Francis Galton Quotes

Enjoy the top 27 famous quotes, sayings and quotations by Francis Galton.

Francis Galton Quotes

The object ... is to discover methods of condensing information concerning large groups of allied facts into brief and compendious expressions suitable for discussion.
— Francis Galton —

Whenever you can, count.

— Francis Galton

It is always the case with the best work, that it is misrepresented, and disparaged at first, for it takes a curiously long time for new ideas to become current, and the older men who ought to be capable of taking them in freely, will not do so through prejudice.

— Francis Galton

There is a steady check in an old civilisation upon the fertility of the abler classes: the improvident and unambitious are those who chiefly keep up the breed. So the race gradually deteriorates, becoming in each successive generation less fit for a high civilisation.

— Francis Galton

I HAVE no patience with the hypothesis occasionally expressed, and often implied, especially in tales written to teach children to be good, that babies are born pretty much alike, and that the sole agencies in creating differences between boy and boy, and man and man, are steady application and moral effort. It is in the most unqualified manner that I object to pretensions of natural equality. The experiences of the nursery, the school, the University, and of professional careers, are a chain of proofs to the contrary.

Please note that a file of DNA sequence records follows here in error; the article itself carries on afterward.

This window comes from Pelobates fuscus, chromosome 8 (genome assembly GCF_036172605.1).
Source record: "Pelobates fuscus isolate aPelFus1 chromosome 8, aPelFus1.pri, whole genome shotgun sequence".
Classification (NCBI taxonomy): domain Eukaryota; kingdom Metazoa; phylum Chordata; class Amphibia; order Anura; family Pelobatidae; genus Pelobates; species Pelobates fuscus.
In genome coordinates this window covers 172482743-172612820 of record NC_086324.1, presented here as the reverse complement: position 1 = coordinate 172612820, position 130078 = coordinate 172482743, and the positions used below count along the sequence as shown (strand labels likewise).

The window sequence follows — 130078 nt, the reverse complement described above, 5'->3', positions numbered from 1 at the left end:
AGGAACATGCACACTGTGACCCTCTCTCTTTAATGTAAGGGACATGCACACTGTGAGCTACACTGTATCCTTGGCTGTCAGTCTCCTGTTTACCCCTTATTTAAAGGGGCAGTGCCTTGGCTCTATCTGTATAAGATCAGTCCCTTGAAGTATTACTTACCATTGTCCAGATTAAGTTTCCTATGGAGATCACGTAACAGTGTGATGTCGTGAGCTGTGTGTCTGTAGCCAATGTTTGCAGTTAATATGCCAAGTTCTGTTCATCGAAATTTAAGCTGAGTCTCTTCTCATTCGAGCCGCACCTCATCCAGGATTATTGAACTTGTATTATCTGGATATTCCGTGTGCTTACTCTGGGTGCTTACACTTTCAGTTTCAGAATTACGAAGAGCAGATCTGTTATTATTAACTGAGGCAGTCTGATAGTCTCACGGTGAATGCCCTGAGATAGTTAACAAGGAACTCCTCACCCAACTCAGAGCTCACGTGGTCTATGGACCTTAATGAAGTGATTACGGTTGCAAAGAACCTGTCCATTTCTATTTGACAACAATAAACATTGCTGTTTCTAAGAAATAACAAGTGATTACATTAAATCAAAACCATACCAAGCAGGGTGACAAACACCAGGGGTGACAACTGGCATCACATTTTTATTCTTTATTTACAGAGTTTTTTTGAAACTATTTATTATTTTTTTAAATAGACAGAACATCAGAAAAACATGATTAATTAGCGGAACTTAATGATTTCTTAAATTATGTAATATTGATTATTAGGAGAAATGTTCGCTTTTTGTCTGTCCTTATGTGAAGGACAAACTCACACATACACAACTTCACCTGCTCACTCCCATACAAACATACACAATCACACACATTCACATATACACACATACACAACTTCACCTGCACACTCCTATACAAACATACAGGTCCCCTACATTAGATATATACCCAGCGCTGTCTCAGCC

— Francis Galton

It is notorious that the same discovery is frequently made simultaneously and quite independently, by different persons. Thus, to speak of only a few cases in late years, the discoveries of photography, of electric telegraphy, and of the planet Neptune through theoretical calculations, have all their rival claimants. It would seem, that discoveries are usually made when the time is ripe for them-that is to say, when the ideas from which they naturally flow are fermenting in the minds of many men.

— Francis Galton

We greatly want a brief word to express the science of improving stock, which is by no means confined to questions of judicious mating, but which, especially in the case of man, takes cognizance of all influences that tend in however remote a degree to give to the more suitable races or strains of blood a better chance of prevailing speedily over the less suitable than they otherwise would have had. The word eugenics would sufficiently express the idea.

— Francis Galton

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